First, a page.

France maintains a military presence in Francophone Africa to ensure stability in former colonies and facilitate Macron’s conception of Europe and Africa as one region, and which calls for a “Europe that is much more geopolitically united and involves Africa as a partner, on an entirely equal footing.”
Much of the filigree of Macron’s Africa policy isn’t a concern of the U.S., but the counterterror mission is where continued American involvement will pay off for both parties (and Africa!)
Where is the mission?
It is largely in the Sahel, the transition zone between the Saharan desert to the North and, to the South, the tropical savannah that runs East to West and, according to Peter Zeihan, “It is here, in the Sahel, that the Americans will fight their final battles in the War on Terror.”
In Africa, the U.S. operates from 27 bases of varying permanence, most in the Sahel. France is also there, with most of its forces to the North of the U.S. belt of bases. It also operates naval patrols in the Gulf of Guinea and has a large presence in Djibouti on the Horn of Africa.
France has committed about 5,000 troops to its effort, Operation Barkhane, which commenced in 2014 and is headquartered in N’Djamena, the capital of Chad. (The United Kingdom and Estonia have also made small troop contributions.) The U.S. has from 5,000 to 6,000 troops in Africa on any given day, a number which likely doesn’t include classified missions or CIA paramilitaries.
French forces, which operate with the G5 Sahel Joint Force – troops from Burkina Faso, Chad, Mali, Mauritania, and Niger – are mostly conducting counterterrorism (CT) operations. The U.S. effort is more board-gauge with much of its effort focused not only on the camera-ready CT mission but on helping African forces build skills in logistics, communications, and intelligence analysis. The most important aspect of the U.S. mission is “security sector assistance” which promotes a sense of military professionalism that respects the rule of law and civilian control of the military and recognizes that terrorism can’t be quelled by stick alone.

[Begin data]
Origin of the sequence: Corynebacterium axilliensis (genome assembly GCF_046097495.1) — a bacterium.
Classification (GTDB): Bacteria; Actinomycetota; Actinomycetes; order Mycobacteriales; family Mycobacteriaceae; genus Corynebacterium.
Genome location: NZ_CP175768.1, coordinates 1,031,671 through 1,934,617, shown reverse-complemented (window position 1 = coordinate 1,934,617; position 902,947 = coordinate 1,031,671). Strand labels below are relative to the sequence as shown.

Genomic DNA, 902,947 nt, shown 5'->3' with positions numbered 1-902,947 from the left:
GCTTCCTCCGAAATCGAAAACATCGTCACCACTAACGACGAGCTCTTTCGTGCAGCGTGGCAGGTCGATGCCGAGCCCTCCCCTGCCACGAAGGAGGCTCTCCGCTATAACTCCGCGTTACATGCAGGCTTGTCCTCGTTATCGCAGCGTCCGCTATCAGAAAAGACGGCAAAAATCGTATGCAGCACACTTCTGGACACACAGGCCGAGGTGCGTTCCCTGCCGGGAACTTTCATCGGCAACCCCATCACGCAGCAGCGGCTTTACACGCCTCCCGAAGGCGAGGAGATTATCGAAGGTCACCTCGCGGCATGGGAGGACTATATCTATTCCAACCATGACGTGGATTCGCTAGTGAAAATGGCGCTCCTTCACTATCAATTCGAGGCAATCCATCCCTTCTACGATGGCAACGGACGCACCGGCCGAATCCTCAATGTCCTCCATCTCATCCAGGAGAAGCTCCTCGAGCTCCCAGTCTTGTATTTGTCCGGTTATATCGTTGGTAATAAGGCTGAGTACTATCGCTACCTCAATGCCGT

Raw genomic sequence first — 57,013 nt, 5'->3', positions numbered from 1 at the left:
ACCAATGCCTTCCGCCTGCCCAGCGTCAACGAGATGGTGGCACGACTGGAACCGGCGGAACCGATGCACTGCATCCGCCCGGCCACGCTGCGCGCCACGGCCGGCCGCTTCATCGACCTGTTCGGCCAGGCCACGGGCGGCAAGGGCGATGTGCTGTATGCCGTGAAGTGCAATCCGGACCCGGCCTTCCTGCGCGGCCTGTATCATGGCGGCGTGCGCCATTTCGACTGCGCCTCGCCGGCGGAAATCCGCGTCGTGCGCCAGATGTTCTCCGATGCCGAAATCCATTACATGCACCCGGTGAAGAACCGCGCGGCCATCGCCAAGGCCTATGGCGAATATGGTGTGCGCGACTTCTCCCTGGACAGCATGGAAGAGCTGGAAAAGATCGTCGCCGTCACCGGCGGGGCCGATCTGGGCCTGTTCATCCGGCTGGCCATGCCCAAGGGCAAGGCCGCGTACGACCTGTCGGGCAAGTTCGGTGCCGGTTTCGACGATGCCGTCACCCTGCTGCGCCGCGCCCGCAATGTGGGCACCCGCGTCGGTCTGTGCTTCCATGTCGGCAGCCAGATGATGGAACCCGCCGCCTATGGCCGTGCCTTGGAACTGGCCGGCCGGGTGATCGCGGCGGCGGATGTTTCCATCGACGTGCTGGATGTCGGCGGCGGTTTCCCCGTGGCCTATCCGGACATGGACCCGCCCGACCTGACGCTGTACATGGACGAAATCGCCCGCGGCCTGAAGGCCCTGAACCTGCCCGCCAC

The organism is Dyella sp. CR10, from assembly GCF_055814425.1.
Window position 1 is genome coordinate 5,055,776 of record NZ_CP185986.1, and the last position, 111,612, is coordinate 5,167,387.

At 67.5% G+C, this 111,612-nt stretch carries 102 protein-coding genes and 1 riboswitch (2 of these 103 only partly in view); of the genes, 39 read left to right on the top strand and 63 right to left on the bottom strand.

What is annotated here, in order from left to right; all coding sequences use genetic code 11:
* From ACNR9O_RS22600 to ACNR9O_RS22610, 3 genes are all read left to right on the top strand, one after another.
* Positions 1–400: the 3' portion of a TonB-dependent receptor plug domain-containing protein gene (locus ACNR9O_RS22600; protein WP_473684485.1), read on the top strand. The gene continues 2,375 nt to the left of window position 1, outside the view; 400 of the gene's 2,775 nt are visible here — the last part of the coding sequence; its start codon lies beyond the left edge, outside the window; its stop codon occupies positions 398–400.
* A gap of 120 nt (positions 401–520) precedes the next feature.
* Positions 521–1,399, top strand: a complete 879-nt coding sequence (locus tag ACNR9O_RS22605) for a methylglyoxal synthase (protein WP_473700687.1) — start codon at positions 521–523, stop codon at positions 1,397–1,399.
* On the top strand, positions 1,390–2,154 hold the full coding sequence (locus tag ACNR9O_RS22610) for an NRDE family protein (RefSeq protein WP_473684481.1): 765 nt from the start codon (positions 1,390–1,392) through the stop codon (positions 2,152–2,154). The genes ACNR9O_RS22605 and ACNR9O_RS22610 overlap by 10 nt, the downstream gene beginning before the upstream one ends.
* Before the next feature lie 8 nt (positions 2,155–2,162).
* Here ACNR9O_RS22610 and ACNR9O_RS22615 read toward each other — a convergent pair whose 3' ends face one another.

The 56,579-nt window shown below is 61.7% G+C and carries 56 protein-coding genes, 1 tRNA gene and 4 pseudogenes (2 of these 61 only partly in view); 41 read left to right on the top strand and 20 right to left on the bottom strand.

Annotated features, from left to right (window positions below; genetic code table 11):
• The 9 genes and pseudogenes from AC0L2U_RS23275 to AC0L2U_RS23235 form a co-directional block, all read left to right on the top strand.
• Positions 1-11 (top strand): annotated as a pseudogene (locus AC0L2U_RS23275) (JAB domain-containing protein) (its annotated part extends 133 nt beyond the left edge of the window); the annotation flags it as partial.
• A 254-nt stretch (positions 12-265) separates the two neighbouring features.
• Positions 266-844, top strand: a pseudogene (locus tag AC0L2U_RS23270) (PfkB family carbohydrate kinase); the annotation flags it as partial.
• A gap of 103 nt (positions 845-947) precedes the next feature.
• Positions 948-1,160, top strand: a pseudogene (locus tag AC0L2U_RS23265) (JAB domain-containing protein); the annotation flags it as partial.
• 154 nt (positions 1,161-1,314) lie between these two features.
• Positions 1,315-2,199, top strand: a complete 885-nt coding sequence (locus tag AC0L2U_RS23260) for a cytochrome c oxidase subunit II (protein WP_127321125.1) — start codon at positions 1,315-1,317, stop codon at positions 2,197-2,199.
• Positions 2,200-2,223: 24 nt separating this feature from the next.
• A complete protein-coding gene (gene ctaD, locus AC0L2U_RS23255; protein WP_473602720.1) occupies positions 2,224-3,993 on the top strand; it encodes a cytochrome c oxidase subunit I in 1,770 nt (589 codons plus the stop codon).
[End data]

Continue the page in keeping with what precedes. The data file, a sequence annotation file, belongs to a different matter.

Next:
In Africa, France, the “reluctant gendarme,” has a rep for operating unilaterally and the local governments are unsure of the level of U.S. commitment. In 2019, the Pentagon said it would reduce troop levels in Africa and in December the Pentagon announced a redeployment 700 troops from Somalia to outside of east Africa (but still on the continent). Last, the U.S. is reducing number of defense attachés in West Africa which will reduce day-to-day access to host nation decision makers.
It is pretty plain the locals want to see a greater U.S. focus on the region. West African leaders warned against a 2019 troop cut and, in the words of Senegal’s president Macky Sall, “It would be a mistake, and it would be very misunderstood by Africans.”
Washington has made a start: the U.S. Army reorganized its forces for Europe and Africa under one commander; and the Congress boosted the budget of the U.S. Africa Command. Now the Biden administration should follow up and make a firm, and public, commitment to the Africa mission, work more closely with France, and ensure the U.S. and France aren’t working at cross-purposes with the UN peacekeeping missions on the continent.